In the “Pāteke survival guide”
Pāteke flock sites are extremely varied and can occur in the following situations:
- Estuaries—both in mature mangroves and in areas just upstream of the salt water wedge. Birds prefer to roost beneath overhead cover, e.g., mature mangroves, pohutukawa, mānuka/kānuka, exotics such as willow and Elaeagnus, and sometimes dense ground-cover such as kikuyu overhanging undercut banks (c.f. rank kikuyu being unsuitable for foraging - see previous chapters).
- Streams—areas where there are deep open areas of water, also generally with overhanging trees, tree roots and on relatively gentle-sloping banks, usually at the bottom of a catchment.
- Ponds—usually large ponds of 50 m or more in length, but smaller ponds can have small flocks or families of pāteke .
Key requirements for viable flock sites:
- Sites not disturbed by people, vehicles, pets. Consider formal protection, e.g. covenants.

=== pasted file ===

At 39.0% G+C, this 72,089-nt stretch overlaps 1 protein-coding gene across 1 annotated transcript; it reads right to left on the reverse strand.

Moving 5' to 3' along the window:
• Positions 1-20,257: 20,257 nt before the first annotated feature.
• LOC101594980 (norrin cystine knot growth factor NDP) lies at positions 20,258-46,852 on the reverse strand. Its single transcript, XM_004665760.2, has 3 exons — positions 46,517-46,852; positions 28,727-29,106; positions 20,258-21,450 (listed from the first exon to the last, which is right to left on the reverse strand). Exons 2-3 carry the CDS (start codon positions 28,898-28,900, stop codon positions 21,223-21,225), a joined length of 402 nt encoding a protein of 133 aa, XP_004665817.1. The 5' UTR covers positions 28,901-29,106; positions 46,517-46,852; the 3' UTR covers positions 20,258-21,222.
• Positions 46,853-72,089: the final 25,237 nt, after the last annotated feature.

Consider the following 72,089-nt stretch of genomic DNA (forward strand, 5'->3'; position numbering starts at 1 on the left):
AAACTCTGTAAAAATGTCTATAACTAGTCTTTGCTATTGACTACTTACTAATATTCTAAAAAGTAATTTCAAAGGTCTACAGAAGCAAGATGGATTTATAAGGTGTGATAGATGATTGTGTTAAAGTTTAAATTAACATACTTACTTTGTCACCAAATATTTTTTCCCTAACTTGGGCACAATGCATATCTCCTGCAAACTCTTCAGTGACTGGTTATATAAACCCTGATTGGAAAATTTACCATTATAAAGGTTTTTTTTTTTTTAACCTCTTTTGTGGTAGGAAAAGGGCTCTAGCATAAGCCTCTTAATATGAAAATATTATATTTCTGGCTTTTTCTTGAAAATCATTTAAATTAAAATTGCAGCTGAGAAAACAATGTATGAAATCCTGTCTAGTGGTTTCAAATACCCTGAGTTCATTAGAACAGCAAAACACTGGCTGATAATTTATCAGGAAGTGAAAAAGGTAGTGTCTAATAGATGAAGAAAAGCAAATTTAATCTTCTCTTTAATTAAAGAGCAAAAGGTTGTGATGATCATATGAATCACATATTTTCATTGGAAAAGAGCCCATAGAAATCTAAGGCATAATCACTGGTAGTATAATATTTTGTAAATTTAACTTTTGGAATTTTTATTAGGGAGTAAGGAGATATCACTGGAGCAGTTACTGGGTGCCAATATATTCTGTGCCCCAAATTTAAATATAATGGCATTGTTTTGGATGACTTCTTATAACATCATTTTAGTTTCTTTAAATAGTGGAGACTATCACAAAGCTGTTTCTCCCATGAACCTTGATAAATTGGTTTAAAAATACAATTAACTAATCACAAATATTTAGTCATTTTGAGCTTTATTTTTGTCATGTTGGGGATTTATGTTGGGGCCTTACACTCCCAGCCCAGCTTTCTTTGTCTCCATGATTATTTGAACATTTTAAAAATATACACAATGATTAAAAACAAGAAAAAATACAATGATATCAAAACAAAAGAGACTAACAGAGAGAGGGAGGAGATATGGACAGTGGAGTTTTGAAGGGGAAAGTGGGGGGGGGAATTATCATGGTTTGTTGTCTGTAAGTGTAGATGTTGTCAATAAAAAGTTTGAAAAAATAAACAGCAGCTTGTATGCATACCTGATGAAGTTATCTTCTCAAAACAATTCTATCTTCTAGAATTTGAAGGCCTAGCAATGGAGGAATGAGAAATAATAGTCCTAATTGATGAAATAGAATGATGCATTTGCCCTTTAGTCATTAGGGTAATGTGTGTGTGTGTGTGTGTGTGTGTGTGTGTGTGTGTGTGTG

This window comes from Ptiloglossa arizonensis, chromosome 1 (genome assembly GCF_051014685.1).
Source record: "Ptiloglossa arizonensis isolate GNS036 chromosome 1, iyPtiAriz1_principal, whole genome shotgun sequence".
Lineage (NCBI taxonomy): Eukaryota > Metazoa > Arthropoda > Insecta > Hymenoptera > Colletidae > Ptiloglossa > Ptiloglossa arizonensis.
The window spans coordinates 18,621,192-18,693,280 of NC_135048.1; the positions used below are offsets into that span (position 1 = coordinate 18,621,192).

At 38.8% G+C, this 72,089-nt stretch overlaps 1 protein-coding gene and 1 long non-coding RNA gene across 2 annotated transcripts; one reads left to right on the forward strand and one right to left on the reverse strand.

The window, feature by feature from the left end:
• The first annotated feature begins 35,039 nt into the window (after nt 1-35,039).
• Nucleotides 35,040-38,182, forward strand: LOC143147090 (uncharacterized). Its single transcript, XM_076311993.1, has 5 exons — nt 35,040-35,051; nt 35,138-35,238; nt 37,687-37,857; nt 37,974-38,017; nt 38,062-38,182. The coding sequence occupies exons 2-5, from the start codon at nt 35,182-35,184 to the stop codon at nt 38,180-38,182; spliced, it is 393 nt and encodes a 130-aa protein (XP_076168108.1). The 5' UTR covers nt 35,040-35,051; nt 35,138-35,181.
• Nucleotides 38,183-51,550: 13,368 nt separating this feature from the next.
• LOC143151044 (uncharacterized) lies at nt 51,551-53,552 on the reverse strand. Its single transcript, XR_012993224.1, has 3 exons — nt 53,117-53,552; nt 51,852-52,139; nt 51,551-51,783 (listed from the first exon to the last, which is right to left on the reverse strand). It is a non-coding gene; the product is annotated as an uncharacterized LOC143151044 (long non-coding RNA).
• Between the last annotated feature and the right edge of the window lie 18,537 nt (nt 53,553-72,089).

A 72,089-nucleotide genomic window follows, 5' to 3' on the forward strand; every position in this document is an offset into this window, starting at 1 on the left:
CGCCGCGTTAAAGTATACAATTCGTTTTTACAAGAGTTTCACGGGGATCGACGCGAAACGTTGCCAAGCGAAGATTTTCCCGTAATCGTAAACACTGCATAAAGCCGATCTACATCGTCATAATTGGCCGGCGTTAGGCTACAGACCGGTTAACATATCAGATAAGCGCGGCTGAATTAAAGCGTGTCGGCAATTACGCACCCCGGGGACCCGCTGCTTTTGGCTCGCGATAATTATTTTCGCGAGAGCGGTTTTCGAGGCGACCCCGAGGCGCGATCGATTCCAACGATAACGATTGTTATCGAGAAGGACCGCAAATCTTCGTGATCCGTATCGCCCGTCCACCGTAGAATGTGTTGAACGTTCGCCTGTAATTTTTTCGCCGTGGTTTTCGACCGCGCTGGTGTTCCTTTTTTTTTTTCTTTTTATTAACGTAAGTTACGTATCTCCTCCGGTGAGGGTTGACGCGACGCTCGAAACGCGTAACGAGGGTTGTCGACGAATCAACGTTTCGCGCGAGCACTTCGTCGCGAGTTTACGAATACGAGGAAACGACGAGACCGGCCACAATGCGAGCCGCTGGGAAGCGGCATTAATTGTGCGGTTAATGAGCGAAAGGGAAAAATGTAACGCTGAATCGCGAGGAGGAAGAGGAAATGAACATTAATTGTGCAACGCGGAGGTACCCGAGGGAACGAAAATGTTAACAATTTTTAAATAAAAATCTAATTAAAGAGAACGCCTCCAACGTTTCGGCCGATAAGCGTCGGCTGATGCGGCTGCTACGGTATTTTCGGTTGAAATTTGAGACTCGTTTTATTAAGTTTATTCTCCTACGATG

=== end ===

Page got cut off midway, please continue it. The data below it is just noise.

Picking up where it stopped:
- Larger sites better and permanently deep-water areas of 1 metre or more.
- Access to and from roosting banks which are not overgrown with vegetation—an alternative is to provide artificial roosts, e.g. floating rafts.
- Predator control essential - see next chapter.
- Overhead cover is a benefit from aerial predators.
- Creating artificial ponds is a viable option for pāteke if there is a shortage of good flock sites. However, avoid making ponds above wetland feeding areas as this may effectively dry out the wetlands below—ponds at the bottom of catchments allow the wetland hydrology to remain intact and also provide a settlement area to improve water quality.